There are several festivals conducted in this temple, and the temple is packed with worshippers all year, giving the appearance of a carnival whenever you visit. Every year, this temple celebrates four Brahmotsavas in total. The Brahmotsava, which falls in November or December, is considered the most auspicious of the four and lasts about ten days.

It is an excellent idea to combine a holiday and a temple visit. You can enjoy the best of both experiences. Some areas offer a diverse range of perspectives. This is especially beneficial for folks who wish to spend quality time with their family without interruption. You can visit the Shiva temple at the top of the hill, surrounded by nature at its most beautiful.

If you want to combine a spiritual journey and some relaxation, Vaksana Farm Stay is the perfect place to stay. Vaksana Farm is a 13-acre integrated farm in Tamilnadu, India, located at Rettanai Village near Tindivanam. Our purpose is to share our farming knowledge with everyone. Vaksana is a WWOOF (Worldwide Opportunities in Organic Farms) certified farm, and volunteers are allowed to stay and work on the farm.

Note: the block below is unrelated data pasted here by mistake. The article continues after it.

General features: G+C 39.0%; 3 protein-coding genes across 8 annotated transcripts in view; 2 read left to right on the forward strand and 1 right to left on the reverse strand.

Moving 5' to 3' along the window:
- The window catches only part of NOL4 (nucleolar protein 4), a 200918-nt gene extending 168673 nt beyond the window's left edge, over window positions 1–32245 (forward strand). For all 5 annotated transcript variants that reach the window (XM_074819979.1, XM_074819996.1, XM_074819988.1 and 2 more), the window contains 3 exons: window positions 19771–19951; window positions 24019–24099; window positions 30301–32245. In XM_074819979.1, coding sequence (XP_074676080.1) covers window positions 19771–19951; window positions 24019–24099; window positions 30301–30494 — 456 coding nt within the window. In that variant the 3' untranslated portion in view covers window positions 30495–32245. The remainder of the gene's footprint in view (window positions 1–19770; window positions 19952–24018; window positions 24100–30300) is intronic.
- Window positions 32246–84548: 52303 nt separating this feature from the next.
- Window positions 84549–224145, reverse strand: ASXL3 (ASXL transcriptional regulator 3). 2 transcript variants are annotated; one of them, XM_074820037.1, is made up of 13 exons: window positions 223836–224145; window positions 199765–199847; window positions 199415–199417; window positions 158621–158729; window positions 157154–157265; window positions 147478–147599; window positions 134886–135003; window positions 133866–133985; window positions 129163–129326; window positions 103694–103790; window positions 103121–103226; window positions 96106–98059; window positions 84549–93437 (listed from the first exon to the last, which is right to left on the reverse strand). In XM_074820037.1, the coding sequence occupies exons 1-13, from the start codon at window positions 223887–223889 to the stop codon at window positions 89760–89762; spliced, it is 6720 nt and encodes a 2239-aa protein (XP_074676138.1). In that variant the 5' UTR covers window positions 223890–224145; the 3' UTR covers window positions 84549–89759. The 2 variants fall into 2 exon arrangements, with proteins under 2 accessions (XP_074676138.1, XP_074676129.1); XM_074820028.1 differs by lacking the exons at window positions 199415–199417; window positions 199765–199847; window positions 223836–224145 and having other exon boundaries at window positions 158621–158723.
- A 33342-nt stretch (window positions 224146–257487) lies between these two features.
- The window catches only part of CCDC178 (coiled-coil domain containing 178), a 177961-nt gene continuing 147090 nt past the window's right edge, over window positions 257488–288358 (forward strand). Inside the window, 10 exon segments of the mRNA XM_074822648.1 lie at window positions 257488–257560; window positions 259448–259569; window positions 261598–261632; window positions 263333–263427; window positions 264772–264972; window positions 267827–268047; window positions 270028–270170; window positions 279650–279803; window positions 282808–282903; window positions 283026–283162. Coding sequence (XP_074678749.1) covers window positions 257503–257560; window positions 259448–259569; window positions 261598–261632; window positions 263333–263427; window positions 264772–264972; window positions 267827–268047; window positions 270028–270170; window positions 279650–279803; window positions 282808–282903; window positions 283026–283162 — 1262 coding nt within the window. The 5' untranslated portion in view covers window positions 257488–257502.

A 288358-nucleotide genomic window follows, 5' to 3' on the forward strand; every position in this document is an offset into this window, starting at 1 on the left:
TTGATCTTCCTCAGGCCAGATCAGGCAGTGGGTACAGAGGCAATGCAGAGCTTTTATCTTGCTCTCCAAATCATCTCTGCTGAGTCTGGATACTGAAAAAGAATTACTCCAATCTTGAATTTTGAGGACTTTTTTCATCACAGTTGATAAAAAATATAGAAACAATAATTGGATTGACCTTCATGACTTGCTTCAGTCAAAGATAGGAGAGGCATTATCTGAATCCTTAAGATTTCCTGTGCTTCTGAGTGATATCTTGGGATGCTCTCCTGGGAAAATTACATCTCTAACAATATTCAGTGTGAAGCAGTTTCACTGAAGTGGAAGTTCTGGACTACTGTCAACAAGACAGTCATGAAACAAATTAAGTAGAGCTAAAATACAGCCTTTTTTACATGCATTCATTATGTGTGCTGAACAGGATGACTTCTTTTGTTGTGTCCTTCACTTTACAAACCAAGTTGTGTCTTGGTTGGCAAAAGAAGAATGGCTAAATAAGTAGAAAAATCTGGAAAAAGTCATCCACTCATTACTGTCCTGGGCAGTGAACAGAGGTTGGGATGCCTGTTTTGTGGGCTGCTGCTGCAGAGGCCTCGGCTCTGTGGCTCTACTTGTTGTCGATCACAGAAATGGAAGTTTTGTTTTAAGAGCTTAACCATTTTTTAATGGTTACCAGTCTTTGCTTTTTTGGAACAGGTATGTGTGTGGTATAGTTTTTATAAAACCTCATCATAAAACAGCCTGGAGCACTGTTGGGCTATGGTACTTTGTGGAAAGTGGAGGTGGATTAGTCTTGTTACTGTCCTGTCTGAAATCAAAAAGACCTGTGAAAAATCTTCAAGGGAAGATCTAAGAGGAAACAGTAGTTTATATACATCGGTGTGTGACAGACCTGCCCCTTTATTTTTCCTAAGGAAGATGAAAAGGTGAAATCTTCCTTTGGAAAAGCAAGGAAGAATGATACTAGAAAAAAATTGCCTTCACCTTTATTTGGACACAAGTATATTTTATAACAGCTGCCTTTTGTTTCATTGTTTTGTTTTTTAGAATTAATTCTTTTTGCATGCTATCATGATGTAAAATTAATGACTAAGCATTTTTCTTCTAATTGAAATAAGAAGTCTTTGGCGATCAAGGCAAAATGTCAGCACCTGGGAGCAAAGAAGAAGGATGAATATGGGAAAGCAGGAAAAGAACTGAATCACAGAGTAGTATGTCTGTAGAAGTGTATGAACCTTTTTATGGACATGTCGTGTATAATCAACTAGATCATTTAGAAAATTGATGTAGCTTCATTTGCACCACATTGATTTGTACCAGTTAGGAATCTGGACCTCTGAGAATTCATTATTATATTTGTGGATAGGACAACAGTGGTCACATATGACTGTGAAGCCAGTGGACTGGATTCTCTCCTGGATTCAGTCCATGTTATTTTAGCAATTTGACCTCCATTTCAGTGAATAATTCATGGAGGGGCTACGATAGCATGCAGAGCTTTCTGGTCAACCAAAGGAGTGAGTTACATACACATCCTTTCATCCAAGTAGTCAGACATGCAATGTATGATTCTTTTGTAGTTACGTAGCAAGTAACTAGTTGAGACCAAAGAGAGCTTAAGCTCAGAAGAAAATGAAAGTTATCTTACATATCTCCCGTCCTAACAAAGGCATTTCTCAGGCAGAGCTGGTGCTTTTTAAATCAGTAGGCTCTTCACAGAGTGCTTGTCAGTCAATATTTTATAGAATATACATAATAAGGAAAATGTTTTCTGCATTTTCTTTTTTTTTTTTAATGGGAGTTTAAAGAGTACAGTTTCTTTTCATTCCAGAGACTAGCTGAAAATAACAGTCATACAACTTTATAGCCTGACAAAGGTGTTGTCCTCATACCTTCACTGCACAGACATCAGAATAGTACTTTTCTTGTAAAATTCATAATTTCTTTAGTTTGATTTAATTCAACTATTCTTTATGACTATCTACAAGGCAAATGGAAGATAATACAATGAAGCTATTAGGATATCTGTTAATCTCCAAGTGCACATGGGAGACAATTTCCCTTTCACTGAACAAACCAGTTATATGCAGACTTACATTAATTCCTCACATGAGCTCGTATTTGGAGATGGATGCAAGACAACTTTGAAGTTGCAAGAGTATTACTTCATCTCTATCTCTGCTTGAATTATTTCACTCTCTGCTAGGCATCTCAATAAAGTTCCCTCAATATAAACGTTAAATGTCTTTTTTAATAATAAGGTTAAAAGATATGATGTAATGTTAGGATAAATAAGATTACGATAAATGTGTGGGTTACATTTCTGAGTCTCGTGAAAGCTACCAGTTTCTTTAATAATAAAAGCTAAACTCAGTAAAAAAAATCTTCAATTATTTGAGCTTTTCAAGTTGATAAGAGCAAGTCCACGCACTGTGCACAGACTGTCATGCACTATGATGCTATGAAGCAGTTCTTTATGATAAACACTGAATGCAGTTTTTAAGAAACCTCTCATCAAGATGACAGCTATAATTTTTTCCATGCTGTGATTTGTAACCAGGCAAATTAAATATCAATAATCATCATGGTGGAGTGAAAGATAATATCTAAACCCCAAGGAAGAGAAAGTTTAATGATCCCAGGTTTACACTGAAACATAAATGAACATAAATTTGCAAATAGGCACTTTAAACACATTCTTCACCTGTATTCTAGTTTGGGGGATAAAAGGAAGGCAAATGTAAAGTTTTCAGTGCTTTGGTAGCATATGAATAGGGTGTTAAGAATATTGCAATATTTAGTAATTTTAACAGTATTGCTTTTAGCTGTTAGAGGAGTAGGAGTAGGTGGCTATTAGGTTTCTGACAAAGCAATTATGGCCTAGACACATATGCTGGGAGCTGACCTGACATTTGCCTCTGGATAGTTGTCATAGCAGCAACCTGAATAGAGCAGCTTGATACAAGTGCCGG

Kiruba Shankar, the owner of Vaksana Farms, is a digital entrepreneur and, on the weekends, an organic farmer. His passion for agriculture stems from his upbringing in an agricultural family. Even though most of his family has relocated to the city in quest of greener pastures (pun intended), he has never forgotten his roots. He and his family are re-establishing their village life and constructing the farm of their dreams. On Vaksana Farms’ Facebook page, he chronicles his farming adventures.

Tiruvannamalai to Vaksana Farm Stay Route Map

 

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Fresh Bales of Hay for the Cows at Vaksana Farms

With severe summer and lack of rains, there is no grass for our cows to graze here at Vaksana Farms. Hence, we are forced to buy hay which becomes the main source of food for them. The hay is exorbitantly priced as the demand is high and supply is low. Thankfully a friend of my Dad recently harvested paddy and he donated a van load of hay for the cows. Bless his heart.